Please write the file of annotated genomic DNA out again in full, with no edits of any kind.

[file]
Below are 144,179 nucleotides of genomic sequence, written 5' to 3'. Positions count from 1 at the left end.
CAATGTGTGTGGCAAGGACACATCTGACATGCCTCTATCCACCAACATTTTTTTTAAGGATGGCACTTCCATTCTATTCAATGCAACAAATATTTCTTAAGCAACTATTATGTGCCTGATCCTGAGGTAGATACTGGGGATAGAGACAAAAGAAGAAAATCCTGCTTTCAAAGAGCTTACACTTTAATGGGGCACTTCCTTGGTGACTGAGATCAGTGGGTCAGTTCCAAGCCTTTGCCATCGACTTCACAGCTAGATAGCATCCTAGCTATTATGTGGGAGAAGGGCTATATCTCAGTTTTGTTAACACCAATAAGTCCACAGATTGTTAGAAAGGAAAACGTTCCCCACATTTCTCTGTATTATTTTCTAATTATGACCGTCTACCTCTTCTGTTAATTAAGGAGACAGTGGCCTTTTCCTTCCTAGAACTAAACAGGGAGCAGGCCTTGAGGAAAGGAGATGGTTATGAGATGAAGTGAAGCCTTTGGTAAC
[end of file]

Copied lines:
Below are 144,179 nucleotides of genomic sequence, written 5' to 3'. Positions count from 1 at the left end.
CAATGTGTGTGGCAAGGACACATCTGACATGCCTCTATCCACCAACATTTTTTTTAAGGATGGCACTTCCATTCTATTCAATGCAACAAATATTTCTTAAGCAACTATTATGTGCCTGATCCTGAGGTAGATACTGGGGATAGAGACAAAAGAAGAAAATCCTGCTTTCAAAGAGCTTACACTTTAATGGGGCACTTCCTTGGTGACTGAGATCAGTGGGTCAGTTCCAAGCCTTTGCCATCGACTTCACAGCTAGATAGCATCCTAGCTATTATGTGGGAGAAGGGCTATATCTCAGTTTTGTTAACACCAATAAGTCCACAGATTGTTAGAAAGGAAAACGTTCCCCACATTTCTCTGTATTATTTTCTAATTATGACCGTCTACCTCTTCTGTTAATTAAGGAGACAGTGGCCTTTTCCTTCCTAGAACTAAACAGGGAGCAGGCCTTGAGGAAAGGAGATGGTTATGAGATGAAGTGAAGCCTTTGGTAAC